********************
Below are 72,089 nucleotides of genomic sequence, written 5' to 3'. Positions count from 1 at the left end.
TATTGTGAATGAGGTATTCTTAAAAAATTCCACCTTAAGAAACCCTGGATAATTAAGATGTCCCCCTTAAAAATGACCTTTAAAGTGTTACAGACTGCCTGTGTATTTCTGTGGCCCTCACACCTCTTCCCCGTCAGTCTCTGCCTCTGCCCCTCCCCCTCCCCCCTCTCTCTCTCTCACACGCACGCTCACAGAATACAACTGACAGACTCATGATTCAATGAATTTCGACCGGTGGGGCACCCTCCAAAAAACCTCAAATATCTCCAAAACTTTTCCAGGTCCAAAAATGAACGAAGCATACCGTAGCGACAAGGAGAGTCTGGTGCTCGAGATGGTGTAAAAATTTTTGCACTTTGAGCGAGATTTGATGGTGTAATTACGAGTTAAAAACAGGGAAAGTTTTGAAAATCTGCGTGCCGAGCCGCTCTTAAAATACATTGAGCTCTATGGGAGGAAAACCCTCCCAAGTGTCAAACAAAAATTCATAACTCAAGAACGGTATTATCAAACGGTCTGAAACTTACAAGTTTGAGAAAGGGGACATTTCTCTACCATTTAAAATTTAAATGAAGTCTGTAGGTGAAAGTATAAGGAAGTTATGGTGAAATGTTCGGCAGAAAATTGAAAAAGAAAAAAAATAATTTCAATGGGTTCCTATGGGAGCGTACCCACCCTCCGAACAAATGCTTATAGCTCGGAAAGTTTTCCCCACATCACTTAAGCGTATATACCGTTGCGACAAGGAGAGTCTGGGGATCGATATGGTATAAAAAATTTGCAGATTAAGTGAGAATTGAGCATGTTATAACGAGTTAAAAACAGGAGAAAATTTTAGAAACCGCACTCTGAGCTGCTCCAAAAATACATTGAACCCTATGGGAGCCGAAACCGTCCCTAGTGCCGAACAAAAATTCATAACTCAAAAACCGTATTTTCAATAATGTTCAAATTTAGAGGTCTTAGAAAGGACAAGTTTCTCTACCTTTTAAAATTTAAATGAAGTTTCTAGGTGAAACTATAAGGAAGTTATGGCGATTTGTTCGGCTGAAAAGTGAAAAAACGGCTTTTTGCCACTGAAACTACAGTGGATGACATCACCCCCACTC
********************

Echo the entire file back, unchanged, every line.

Below are 72,089 nucleotides of genomic sequence, written 5' to 3'. Positions count from 1 at the left end.
TATTGTGAATGAGGTATTCTTAAAAAATTCCACCTTAAGAAACCCTGGATAATTAAGATGTCCCCCTTAAAAATGACCTTTAAAGTGTTACAGACTGCCTGTGTATTTCTGTGGCCCTCACACCTCTTCCCCGTCAGTCTCTGCCTCTGCCCCTCCCCCTCCCCCCTCTCTCTCTCTCACACGCACGCTCACAGAATACAACTGACAGACTCATGATTCAATGAATTTCGACCGGTGGGGCACCCTCCAAAAAACCTCAAATATCTCCAAAACTTTTCCAGGTCCAAAAATGAACGAAGCATACCGTAGCGACAAGGAGAGTCTGGTGCTCGAGATGGTGTAAAAATTTTTGCACTTTGAGCGAGATTTGATGGTGTAATTACGAGTTAAAAACAGGGAAAGTTTTGAAAATCTGCGTGCCGAGCCGCTCTTAAAATACATTGAGCTCTATGGGAGGAAAACCCTCCCAAGTGTCAAACAAAAATTCATAACTCAAGAACGGTATTATCAAACGGTCTGAAACTTACAAGTTTGAGAAAGGGGACATTTCTCTACCATTTAAAATTTAAATGAAGTCTGTAGGTGAAAGTATAAGGAAGTTATGGTGAAATGTTCGGCAGAAAATTGAAAAAGAAAAAAAATAATTTCAATGGGTTCCTATGGGAGCGTACCCACCCTCCGAACAAATGCTTATAGCTCGGAAAGTTTTCCCCACATCACTTAAGCGTATATACCGTTGCGACAAGGAGAGTCTGGGGATCGATATGGTATAAAAAATTTGCAGATTAAGTGAGAATTGAGCATGTTATAACGAGTTAAAAACAGGAGAAAATTTTAGAAACCGCACTCTGAGCTGCTCCAAAAATACATTGAACCCTATGGGAGCCGAAACCGTCCCTAGTGCCGAACAAAAATTCATAACTCAAAAACCGTATTTTCAATAATGTTCAAATTTAGAGGTCTTAGAAAGGACAAGTTTCTCTACCTTTTAAAATTTAAATGAAGTTTCTAGGTGAAACTATAAGGAAGTTATGGCGATTTGTTCGGCTGAAAAGTGAAAAAACGGCTTTTTGCCACTGAAACTACAGTGGATGACATCACCCCCACTC